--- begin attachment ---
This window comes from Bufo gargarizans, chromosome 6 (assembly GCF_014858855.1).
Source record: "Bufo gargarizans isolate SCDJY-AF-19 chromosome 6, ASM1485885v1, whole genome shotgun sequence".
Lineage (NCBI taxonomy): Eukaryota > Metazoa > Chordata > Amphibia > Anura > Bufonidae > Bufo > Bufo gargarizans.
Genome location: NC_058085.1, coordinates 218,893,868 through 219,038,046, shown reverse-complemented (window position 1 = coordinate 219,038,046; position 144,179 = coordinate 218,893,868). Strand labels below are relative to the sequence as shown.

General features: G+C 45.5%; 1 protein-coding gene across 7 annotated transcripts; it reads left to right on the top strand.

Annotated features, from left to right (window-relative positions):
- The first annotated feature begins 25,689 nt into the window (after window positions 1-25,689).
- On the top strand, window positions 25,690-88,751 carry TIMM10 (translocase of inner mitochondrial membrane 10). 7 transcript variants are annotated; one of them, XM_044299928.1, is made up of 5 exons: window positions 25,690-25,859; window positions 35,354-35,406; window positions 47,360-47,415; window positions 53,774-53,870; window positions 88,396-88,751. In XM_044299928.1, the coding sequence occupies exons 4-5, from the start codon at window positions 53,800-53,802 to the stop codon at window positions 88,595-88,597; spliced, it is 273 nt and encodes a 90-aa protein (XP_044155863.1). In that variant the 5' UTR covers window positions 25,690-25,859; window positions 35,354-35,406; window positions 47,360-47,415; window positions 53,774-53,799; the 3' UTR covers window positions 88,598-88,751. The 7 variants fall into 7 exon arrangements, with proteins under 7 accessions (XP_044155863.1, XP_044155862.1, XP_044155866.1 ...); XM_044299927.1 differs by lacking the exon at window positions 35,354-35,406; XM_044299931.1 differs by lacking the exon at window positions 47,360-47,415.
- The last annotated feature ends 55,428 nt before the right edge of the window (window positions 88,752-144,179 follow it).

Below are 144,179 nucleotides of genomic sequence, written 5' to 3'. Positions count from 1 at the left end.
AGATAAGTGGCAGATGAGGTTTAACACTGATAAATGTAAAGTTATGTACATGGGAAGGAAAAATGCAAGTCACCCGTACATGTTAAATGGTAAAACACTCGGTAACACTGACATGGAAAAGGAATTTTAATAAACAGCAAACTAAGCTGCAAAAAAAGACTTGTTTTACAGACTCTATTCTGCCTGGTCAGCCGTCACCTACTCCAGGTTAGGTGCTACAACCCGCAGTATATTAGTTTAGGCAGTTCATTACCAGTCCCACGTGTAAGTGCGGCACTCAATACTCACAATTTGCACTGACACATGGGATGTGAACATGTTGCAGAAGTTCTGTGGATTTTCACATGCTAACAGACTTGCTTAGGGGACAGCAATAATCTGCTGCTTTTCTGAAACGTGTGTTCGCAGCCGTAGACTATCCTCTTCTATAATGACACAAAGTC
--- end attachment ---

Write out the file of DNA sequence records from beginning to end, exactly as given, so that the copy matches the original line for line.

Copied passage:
This window comes from Bufo gargarizans, chromosome 6 (assembly GCF_014858855.1).
Source record: "Bufo gargarizans isolate SCDJY-AF-19 chromosome 6, ASM1485885v1, whole genome shotgun sequence".
Lineage (NCBI taxonomy): Eukaryota > Metazoa > Chordata > Amphibia > Anura > Bufonidae > Bufo > Bufo gargarizans.
Genome location: NC_058085.1, coordinates 218,893,868 through 219,038,046, shown reverse-complemented (window position 1 = coordinate 219,038,046; position 144,179 = coordinate 218,893,868). Strand labels below are relative to the sequence as shown.

General features: G+C 45.5%; 1 protein-coding gene across 7 annotated transcripts; it reads left to right on the top strand.

Annotated features, from left to right (window-relative positions):
- The first annotated feature begins 25,689 nt into the window (after window positions 1-25,689).
- On the top strand, window positions 25,690-88,751 carry TIMM10 (translocase of inner mitochondrial membrane 10). 7 transcript variants are annotated; one of them, XM_044299928.1, is made up of 5 exons: window positions 25,690-25,859; window positions 35,354-35,406; window positions 47,360-47,415; window positions 53,774-53,870; window positions 88,396-88,751. In XM_044299928.1, the coding sequence occupies exons 4-5, from the start codon at window positions 53,800-53,802 to the stop codon at window positions 88,595-88,597; spliced, it is 273 nt and encodes a 90-aa protein (XP_044155863.1). In that variant the 5' UTR covers window positions 25,690-25,859; window positions 35,354-35,406; window positions 47,360-47,415; window positions 53,774-53,799; the 3' UTR covers window positions 88,598-88,751. The 7 variants fall into 7 exon arrangements, with proteins under 7 accessions (XP_044155863.1, XP_044155862.1, XP_044155866.1 ...); XM_044299927.1 differs by lacking the exon at window positions 35,354-35,406; XM_044299931.1 differs by lacking the exon at window positions 47,360-47,415.
- The last annotated feature ends 55,428 nt before the right edge of the window (window positions 88,752-144,179 follow it).

Below are 144,179 nucleotides of genomic sequence, written 5' to 3'. Positions count from 1 at the left end.
AGATAAGTGGCAGATGAGGTTTAACACTGATAAATGTAAAGTTATGTACATGGGAAGGAAAAATGCAAGTCACCCGTACATGTTAAATGGTAAAACACTCGGTAACACTGACATGGAAAAGGAATTTTAATAAACAGCAAACTAAGCTGCAAAAAAAGACTTGTTTTACAGACTCTATTCTGCCTGGTCAGCCGTCACCTACTCCAGGTTAGGTGCTACAACCCGCAGTATATTAGTTTAGGCAGTTCATTACCAGTCCCACGTGTAAGTGCGGCACTCAATACTCACAATTTGCACTGACACATGGGATGTGAACATGTTGCAGAAGTTCTGTGGATTTTCACATGCTAACAGACTTGCTTAGGGGACAGCAATAATCTGCTGCTTTTCTGAAACGTGTGTTCGCAGCCGTAGACTATCCTCTTCTATAATGACACAAAGTC